By LocalLabs News Service | Oct 24, 2016

An ex-Cook County law clerk, who was fired for allegedly impersonating a judge from the bench, has been criminally charged in connection with the incident.

Friday, prosecutors with the Cook County State’s Attorney’s office appeared in court to formally file a criminal complaint against Rhonda Crawford, charging Crawford with official misconduct, a felony, and a count of impersonation, a misdemeanor.

Crawford was released without bond following a hearing Friday morning.

“The role and conduct of a judge is at the heart of our criminal justice system in the pursuit of justice in each and every case,” State’s Attorney Anita Alvarez said in a written statement released by her office. “The defendant’s conduct in this case was offensive to the integrity of our system and cannot be excused or ignored as a mere lapse in judgment.”

The criminal charges come in the wake of official state professional disciplinary actions launched against Crawford by the Illinois Attorney Registration and Disciplinary Commission, which asked the Illinois Supreme Court to suspend Crawford’s license to practice law in the state on an interim basis and to block her from being able to be sworn in as a judge, should she secure enough votes on Nov. 8 to otherwise secure a spot on the Cook County Circuit Court bench on Nov. 8.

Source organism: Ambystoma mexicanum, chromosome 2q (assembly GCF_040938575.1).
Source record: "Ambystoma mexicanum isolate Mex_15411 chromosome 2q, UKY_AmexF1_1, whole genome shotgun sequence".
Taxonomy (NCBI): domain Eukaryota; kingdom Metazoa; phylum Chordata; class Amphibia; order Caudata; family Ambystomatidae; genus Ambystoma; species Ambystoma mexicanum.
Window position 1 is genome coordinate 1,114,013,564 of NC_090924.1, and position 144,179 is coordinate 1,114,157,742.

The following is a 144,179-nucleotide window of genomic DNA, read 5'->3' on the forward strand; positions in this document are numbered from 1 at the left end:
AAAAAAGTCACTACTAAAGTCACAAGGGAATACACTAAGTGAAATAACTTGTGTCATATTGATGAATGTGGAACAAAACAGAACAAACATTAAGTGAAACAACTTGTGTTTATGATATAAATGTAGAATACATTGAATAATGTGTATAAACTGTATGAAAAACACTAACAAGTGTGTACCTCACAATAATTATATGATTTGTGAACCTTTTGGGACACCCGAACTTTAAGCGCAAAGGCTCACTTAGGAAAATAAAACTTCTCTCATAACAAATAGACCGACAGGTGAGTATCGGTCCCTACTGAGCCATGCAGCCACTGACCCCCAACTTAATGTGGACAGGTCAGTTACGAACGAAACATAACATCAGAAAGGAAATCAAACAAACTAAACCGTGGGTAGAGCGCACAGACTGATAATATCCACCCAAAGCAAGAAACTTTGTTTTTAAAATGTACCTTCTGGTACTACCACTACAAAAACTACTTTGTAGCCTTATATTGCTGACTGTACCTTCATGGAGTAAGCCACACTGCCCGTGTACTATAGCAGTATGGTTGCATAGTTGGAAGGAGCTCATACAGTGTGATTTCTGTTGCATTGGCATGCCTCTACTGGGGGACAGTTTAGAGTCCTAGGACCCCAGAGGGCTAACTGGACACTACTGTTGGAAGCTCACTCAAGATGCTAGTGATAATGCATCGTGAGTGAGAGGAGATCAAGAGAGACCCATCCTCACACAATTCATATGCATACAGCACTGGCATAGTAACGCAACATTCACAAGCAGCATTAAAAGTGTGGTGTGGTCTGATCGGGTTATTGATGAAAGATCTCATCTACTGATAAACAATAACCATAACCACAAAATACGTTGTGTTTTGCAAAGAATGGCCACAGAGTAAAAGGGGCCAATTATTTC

Crawford filed as a candidate in the race for a subcircuit judicial position this year, and won the Democratic nomination for the seat in March. In judicial candidate evaluations posted online before the primary election, Crawford had been among those candidates receiving grades of “not recommended” or “not qualified” from the Illinois State Bar Association.

As no Republican or independent candidate had filed to seek the judicial post, Crawford was slated to run unopposed, and be sworn in after the election.

However, in August, according to the ARDC complaint and Alvarez’s office, Cook County Judge Valarie Turner during a routine afternoon court call reviewing traffic tickets at the Markham courthouse allegedly allowed Crawford to don her robes and allowed her to preside over three cases.

The incident was reported to the judge who oversees operations at the Markham courthouse, and was later referred to Cook County Chief Judge Timothy Evans. Evans ultimately fired Crawford, and the Cook County Circuit Court’s Executive Committee pulled Turner from hearing any more cases until an investigation into the incident could be completed.

Following the incident, Cook County Judge Maryam Ahmad, an appointed judge who had lost her bid to win election to a different Cook County judicial post in the March primary, announced she was mounting a write-in campaign against Crawford. She has also asked the courts to kick off Crawford off the ballot.

The Illinois Supreme Court has given Crawford until Oct. 28 to respond to the ARDC’s accusations.

Crawford’s attorney Victor Henderson has accused the state’s attorney’s office and others of bringing the charges under political motivations, saying the campaign to remove her from the ballot or bar her from becoming a judge came at the request of Democratic Party bosses.  

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